Connecticut Voter Fraud

Surveillance Cameras and Whistleblower Keys to Cracking Connecticut Ballot-box Stuffing Case

Activists’ claims of widespread voter fraud were bolstered by video evidence of illegal ballot box stuffing that caused a judge to order a redo of a primary.

(The Epoch Times)—It took conscience, courage, cameras, and a court to overturn the results of the corrupted Sept. 12 Bridgeport, Connecticut Democrat mayoral primary election.

The conscience and courage came from the as-yet-unidentified whistleblower who provided the incriminating footage to the public.

The video is public property. Nonetheless, the Bridgeport Police Dept. is conducting an investigation to find out who leaked it and to determine if the action constituted any criminal wrongdoing.

The cameras surveilling the drop boxes belong to the city of Bridgeport and are monitored by the city police.

The Superior Court judge that invalidated the election wrote that his decision came down to “the practical and common-sense application of the law to the facts of the case.”

“The volume of evidence in this case, including the many hundreds of hours of video surveillance disclosed and accepted, is, perhaps, unprecedented in the State of Connecticut in an election case,” wrote Judge William Clark in his Nov. 1, 2023 decision to nullify the election’s outcome and order a redo.

“The videos are shocking to the court and should be shocking to all parties,” he said.

The defendant in the case is Town Clerk Charles Clemons.

Judge Clark noted that all parties in the case agreed that the many hours of video were authentic.

He wrote that the issue of fact that the court had to decide was whether, based on the record as presented, enough ballots were mishandled to conclude that the reliability of the results of the election was seriously in doubt.

The court concluded that based on the video footage, documents, and testimony in the case, there were enough absentee votes mishandled by unauthorized people to make it impossible to determine the legitimate winner, and therefore, the judge declared the Democrat primary election for mayor of Bridgeport invalid.

Judge Clark gave the parties ten days to agree on a date for the new primary.

Criminality Tolerated for Years

Overt cheating by illegally harvesting absentee ballots and stuffing stacks of them into drop boxes has been going on in Connecticut since the remote ballot receptacles first came into use during the COVID-19 pandemic.

It is not known why previous video recordings of obvious violations did not draw the attention of authorities.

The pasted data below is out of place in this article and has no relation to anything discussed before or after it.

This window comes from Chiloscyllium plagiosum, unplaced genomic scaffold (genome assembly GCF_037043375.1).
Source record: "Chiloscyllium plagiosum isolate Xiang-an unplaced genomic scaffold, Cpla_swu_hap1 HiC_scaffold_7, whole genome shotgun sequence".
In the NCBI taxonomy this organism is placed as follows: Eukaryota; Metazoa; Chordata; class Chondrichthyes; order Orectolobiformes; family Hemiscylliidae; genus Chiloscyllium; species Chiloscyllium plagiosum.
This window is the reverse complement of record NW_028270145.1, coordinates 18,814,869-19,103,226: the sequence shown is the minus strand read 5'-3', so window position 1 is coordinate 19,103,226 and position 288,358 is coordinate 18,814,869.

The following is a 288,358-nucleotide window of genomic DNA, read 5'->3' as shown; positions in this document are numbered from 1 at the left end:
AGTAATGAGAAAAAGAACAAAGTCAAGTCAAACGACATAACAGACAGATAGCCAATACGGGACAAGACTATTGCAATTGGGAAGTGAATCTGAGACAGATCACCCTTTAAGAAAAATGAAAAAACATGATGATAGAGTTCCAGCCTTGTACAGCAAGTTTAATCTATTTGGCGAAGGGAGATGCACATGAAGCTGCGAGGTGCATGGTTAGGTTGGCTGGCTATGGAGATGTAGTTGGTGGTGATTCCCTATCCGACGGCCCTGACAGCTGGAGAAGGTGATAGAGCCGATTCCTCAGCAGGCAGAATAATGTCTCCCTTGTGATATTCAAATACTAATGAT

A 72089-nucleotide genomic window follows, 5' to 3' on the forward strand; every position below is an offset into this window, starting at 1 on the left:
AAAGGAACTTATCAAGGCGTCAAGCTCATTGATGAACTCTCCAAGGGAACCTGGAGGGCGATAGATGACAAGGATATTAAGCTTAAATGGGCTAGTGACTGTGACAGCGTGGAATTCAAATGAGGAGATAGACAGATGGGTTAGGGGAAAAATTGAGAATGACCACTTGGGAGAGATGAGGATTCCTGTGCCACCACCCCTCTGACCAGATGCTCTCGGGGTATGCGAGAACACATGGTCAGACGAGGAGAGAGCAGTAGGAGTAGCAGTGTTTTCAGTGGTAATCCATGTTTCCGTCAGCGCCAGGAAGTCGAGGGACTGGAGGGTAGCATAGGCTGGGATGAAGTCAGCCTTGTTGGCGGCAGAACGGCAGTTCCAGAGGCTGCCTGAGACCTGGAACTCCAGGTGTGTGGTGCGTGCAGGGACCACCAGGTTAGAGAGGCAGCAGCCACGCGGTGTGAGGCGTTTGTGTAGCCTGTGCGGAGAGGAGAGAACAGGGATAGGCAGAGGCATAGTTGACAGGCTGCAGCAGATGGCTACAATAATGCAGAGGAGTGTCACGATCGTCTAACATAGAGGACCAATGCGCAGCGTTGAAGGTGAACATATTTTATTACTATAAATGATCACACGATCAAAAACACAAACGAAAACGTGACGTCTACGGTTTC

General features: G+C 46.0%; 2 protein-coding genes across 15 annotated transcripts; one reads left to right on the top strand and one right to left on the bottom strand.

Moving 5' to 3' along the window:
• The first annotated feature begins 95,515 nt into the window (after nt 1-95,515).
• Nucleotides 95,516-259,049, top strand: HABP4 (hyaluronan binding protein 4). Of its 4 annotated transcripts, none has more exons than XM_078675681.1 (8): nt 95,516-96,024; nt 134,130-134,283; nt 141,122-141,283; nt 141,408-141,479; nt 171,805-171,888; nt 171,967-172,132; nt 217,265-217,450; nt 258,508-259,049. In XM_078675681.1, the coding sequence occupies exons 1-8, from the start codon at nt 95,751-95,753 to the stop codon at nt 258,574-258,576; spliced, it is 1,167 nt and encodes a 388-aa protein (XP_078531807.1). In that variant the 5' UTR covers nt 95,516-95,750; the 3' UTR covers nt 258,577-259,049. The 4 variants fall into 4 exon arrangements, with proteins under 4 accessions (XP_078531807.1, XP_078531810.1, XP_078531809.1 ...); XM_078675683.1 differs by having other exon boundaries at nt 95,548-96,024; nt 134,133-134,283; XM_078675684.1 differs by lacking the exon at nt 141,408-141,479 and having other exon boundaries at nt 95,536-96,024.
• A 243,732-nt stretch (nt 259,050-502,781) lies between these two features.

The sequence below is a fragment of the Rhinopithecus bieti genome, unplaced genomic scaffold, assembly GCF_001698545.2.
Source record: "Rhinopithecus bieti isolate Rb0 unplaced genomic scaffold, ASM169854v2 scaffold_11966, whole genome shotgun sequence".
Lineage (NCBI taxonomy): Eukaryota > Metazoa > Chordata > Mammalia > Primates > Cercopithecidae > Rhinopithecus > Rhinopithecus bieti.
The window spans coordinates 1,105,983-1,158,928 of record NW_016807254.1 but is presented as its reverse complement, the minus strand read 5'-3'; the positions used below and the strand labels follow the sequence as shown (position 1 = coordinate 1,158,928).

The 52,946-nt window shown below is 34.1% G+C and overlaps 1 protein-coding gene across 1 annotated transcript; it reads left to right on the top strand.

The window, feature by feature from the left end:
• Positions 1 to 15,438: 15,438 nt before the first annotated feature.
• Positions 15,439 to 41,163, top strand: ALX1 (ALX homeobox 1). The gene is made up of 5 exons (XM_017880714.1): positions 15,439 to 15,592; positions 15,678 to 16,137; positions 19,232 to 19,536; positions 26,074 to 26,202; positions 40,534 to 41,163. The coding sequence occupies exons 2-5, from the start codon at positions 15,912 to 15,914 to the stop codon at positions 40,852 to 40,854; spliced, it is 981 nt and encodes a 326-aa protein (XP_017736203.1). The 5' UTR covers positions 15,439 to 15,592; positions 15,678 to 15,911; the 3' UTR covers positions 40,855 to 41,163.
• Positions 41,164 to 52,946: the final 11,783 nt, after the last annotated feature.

Except for very narrow, statutorily specified, practical, circumstances, it is illegal in Connecticut for anyone other than the voter to touch an absentee ballot.

The relevant statute reads in part, “No person shall have in his possession any official absentee ballot or ballot envelope for use at any primary, election, or referendum, except the applicant to whom it was issued,” or the other specified individuals such as postal workers, election clerks, or designated immediate family members.

The Connecticut Supreme Court (CSC) opined that the governing statute, “reflects a clear legislative intent to maintain distance between partisan individuals and the casting and submission of absentee ballots, undoubtedly in recognition of the potential undue influence, intimidation, or fraud in the use of those ballots.”

The CSC has also held that, “The return of ballots in a manner not substantially in compliance with (the statute) will result in their invalidation, regardless if there is any proof of fraud.

“The validity of the ballot, therefore, depends not on whether there has been fraud, but on whether there has been substantial compliance with the mandatory requirements.”

That means that, in Connecticut, a substantive violation of an election law is sufficient to render the ballots that are affected by it null and void. That, in turn, may result in the election being invalidated if the violations are deemed extensive.

Addressing the argument that, when a court sets aside election results due to the illegal handling of some absentee ballots, the other voters would be thereby disenfranchised, the CSC stated, “If there is to be disenfranchisement, it should be because the legislature has seen fit to require it in the interest of an honest suffrage (election) and has expressed that requirement in unmistakable language.”